Raymond Bullard worked hard to earn the merit badges to become an Eagle Scout in 1933. But with money tight during the Great Depression, he couldn't afford to buy the badges.
"Physically having those merit badges was pretty low on the priority list for him," said Harold Bullard, Raymond Bullard's son. "Earning them was the only thing that mattered, not having them."
It was Scouting that mattered to Bullard, a Mount Sterling businessman and the owner of O'Neil's Store for many years.
"He played a really important role in Troop 11, not just as a Scout but as a leader," said Donna Coultas, fundraising secretary in the Boy Scouts of America's Mississippi Valley Council. "He helped shape a lot of boys who are now Eagle Scouts."
To honor Bullard and this year's 100th anniversary of Scouting, the Bullard family decided to present him with a sash and the badges he earned so many decades ago.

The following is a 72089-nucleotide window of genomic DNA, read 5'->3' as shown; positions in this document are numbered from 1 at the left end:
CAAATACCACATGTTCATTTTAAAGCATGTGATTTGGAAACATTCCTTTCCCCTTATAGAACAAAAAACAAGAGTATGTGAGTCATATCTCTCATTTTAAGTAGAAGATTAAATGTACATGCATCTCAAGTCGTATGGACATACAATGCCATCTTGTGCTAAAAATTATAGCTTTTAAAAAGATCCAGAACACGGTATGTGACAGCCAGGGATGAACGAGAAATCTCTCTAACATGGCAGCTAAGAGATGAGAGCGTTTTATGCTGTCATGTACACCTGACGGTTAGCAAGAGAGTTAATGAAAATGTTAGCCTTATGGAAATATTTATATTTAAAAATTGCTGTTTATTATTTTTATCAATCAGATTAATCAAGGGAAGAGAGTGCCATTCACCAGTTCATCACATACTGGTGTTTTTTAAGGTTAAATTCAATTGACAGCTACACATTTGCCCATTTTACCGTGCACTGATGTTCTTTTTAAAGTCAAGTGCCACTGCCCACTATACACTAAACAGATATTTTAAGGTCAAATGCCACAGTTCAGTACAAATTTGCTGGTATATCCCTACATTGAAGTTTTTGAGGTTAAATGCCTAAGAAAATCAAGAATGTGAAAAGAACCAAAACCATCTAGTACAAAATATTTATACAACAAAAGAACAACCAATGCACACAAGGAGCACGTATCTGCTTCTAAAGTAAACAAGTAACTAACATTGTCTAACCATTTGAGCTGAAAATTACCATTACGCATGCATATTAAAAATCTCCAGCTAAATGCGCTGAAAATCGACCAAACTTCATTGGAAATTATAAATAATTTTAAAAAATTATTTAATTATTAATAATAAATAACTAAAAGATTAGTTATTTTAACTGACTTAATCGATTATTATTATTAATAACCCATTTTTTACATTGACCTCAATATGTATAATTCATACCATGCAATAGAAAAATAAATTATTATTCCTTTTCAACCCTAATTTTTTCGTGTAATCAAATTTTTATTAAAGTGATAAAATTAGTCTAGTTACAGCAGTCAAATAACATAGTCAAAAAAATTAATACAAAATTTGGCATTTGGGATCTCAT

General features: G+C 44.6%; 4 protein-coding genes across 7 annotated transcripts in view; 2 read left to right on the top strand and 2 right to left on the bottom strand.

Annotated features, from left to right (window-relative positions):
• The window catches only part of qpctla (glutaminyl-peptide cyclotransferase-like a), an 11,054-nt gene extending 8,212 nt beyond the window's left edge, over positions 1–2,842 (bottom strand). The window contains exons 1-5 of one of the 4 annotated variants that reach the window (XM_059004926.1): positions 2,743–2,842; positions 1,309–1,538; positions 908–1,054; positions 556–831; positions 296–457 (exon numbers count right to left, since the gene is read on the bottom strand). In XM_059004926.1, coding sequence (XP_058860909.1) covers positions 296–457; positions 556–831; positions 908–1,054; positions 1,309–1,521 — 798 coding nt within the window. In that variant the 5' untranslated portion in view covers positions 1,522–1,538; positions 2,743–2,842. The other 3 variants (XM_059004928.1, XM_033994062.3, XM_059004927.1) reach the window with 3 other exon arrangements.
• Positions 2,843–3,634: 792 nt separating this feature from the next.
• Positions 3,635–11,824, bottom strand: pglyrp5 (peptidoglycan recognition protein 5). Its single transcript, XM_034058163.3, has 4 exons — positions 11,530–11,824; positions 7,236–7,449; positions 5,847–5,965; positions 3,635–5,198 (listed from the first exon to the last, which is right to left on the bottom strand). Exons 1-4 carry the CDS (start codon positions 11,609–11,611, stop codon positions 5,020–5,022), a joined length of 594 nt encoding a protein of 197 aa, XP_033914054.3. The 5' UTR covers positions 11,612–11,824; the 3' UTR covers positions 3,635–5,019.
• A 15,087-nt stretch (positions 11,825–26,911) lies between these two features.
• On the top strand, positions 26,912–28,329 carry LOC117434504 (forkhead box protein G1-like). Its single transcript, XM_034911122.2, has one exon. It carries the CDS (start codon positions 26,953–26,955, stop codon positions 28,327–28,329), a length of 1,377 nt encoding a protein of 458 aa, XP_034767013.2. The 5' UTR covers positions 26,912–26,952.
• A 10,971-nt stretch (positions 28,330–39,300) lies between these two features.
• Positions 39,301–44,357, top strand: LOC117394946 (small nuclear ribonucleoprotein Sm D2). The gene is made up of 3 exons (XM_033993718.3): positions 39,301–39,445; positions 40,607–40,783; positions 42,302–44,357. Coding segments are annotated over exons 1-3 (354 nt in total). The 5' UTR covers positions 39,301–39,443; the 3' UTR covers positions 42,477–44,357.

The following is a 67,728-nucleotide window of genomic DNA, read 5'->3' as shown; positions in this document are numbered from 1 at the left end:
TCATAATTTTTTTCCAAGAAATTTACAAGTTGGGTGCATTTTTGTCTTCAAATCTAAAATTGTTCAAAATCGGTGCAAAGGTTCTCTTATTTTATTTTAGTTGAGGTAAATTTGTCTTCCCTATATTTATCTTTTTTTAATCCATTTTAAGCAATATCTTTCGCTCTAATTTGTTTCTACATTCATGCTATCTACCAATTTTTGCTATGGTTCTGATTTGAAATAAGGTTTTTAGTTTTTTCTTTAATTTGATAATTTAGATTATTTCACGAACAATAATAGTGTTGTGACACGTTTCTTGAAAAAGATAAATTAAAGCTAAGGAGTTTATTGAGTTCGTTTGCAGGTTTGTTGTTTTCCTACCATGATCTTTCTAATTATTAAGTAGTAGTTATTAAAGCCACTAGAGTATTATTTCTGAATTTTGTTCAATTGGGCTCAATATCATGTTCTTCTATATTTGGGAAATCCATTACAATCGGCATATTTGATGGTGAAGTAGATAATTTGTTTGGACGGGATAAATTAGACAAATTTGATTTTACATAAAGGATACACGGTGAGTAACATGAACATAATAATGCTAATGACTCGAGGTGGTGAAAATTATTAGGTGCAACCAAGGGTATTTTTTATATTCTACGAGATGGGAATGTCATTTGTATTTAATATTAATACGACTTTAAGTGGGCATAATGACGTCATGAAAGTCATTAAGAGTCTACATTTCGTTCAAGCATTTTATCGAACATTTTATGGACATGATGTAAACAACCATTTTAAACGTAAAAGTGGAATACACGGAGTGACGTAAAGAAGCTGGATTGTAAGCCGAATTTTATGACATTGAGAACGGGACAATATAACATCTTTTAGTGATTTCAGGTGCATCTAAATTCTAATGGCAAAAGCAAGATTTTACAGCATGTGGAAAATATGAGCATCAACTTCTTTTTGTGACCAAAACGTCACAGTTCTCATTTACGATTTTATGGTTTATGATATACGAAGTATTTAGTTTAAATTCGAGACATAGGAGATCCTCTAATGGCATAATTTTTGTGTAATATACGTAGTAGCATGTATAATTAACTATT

"The sash and badges were going to be a surprise," Bullard's brother-in-law Bob Volk said.
Plans called for making the presentation June 14 — 77 years and 77 days after Bullard pinned on his Eagle Medal. Sadly, Bullard died May 30 without seeing the sash.
"Dad wasn't one to make a fuss," Harold Bullard said. "He didn't want anybody going out of their way for him. He was happy to do anything for anybody else, but he wasn't worried about people doing things for him. I think he would have thought it was nice, but a lot of fuss for him that wasn't necessary."
Volk and Raymond Bullard's brother Roger worked with Coultas to track down the badges.
Scouts "get a card with each merit badge, and he had kept those all the years," Coultas said. "A lot of the badges he had earned were no longer available. We tried to give a merit badge comparable to what he would have earned."
Bullard earned more than 30 badges. Eagle Scouts in the 1930s needed 21, with 11 required, according to the Eagle Scout Resource Center at eaglescout.org.